Thursday, 23 January 2014

Interview with Sissy Début


Monika: Today it is my pleasure and honour to interview Sissy Début, an American singer, songwriter and actress. Hello Sissy!
Sissy: Howdy! (In True Southern Fashion.)
Monika: When did you decide that you would like to be an artist?
Sissy: Basically I exited the womb testing out my vocal chords as legend has it, but music was ALWAYS in my family. I grew up in the Mountains of North Carolina so it was either do work, kill things (hunting) or play music. I chose music! (laughs) Being an artist for me, is that sweet spot of the soul where time and thought stand still and that’s where I love to stay if at all possible.
Monika: Having so many talents, would you regard yourself as a singer/songwriter or actress?
Sissy: I get asked that a lot, so normally I say I’m a “performing artist” that way it encompasses all of my GREAT LOVES. (laughing.) Music is the fabric of my soul, but there are times I do put it aside and focus on other things like writing (an upcoming Web Series is in the works), as well as acting. I love them all equally but when it comes down to it the one thing I could NEVER live without is me and my guitar and singing.


Monika: Your theatrical debut took place in 2005 in the Joel Stevens’ play titled “Arrived Naked”. Did you enjoy acting in that play?
Sissy: YES! But not at first, moving to NYC fresh out of college and from the backwoods of NC was a CULTURE SHOCK to say the least. I didn’t leave the room I was renting for 2 weeks, I was so overwhelmed and scared and thinking “what the HELL am I doing here”. I showed up in NYC not knowing a soul and with like 500 bucks to my name. Just for the record, I do NOT recommend this method to ANYONE.. (laughing.)
But I’d done Community Theater for years and I thought “why not”. I auditioned, and to be honest I think they were more fascinated with me as a person than my acting chops, but alas it was a FANTSASTIC experience and it PAID! Plus, me and some of the cast became really great friends, still are. 
Monika: Did you act in any other theatrical plays afterwards?
Sissy: Not any worth mentioning. Ha! I moved to LA in 2008 and did live theater but it was mainly Improv stuff, I performed with some local “Groundlings” and then started producing shows in LA, because I wanted to create a platform for other LGBTQI artists to showcase their talents as well.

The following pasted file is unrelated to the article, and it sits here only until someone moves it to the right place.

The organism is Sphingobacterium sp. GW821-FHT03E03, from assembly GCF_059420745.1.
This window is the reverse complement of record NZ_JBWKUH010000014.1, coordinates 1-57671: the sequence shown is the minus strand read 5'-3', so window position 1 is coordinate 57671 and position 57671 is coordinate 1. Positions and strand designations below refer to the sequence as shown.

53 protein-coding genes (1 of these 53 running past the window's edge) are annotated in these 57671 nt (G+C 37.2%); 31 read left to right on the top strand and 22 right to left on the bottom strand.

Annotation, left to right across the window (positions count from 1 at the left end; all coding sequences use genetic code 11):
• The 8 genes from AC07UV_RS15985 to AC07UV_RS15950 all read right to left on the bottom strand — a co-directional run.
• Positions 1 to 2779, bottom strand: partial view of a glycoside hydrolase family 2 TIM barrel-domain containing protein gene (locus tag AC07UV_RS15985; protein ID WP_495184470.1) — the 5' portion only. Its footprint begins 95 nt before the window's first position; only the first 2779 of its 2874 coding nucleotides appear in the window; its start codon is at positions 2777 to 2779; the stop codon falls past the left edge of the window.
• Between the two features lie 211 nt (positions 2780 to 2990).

I did a 6 month run of a play at Peter Mac’s lounge at Oil Can Harry’s and we were sold out more times than not. Peter Mac and D.J. Schaefer wrote and produced the show. It was simply AMAZING and I was glad to be part of it.
Monika: In 2010 you acted in the movie titled “Not Porn”, directed by Chris Kessler. You played the role of a drag queen…
Sissy: Wow you’ve done your research. “I got my Tuesday panties on, but I bet you already knew that”… ha ha (a quote from the movie “Big Business”.) Chris was a really great guy and so was the rest of the cast as far as I can remember, it was a terrific experience a lot of the cast have actually gone on to do a lot of other stuff as well.
As for the role, well hell I’m from the south most of the women there could pass for Drag Queens in LA, so I didn’t mind the typecasting at ALL. (laughing)… Although I will have to say it is hard to find roles that AREN’T reliant upon me being Trans or in the LGBTQI community. But as my grand mammie would say “don’t bite the hand that feeds ya.” 
Photo by Megan Bumgardner.
Monika: In 2011 you co-starred in the web-series “Dixiewood”. Could you also say a few words about that project and your role?
Sissy: I LOVED “Dixiewood.” I had been carrying around the title for years but never really had anything it would work with and then I hooked up with two other women from the South and it just clicked. 
It was super empowering to have three strong, independent, creative women bringing something to life together. 
Theresa Shell and Christa Woomer are wonderfully talent women and both BIG advocates for the LGBTQI community and we wanted to create something that people could relate to and a show where we could tackle issues without my role being so focused on the fact that I was Trans, and when the hilarious and YouTube weblebrity Brian Ecker signed on it was just the icing on the cake. I was devastated when it totally tanked, it’s still one of my favorite things I’ve done.
Monika: What is the origin of your stage name “Sissy Début”?
Sissy: Well isn’t THAT the million dollar question! LOL.. Actually Sissy has been my name since I was a little wee thing, and not in the derogatory way you may think… ha! I grew up in the south, in the trailer parks of the south, and there was a neighbor lady I CLUNG to.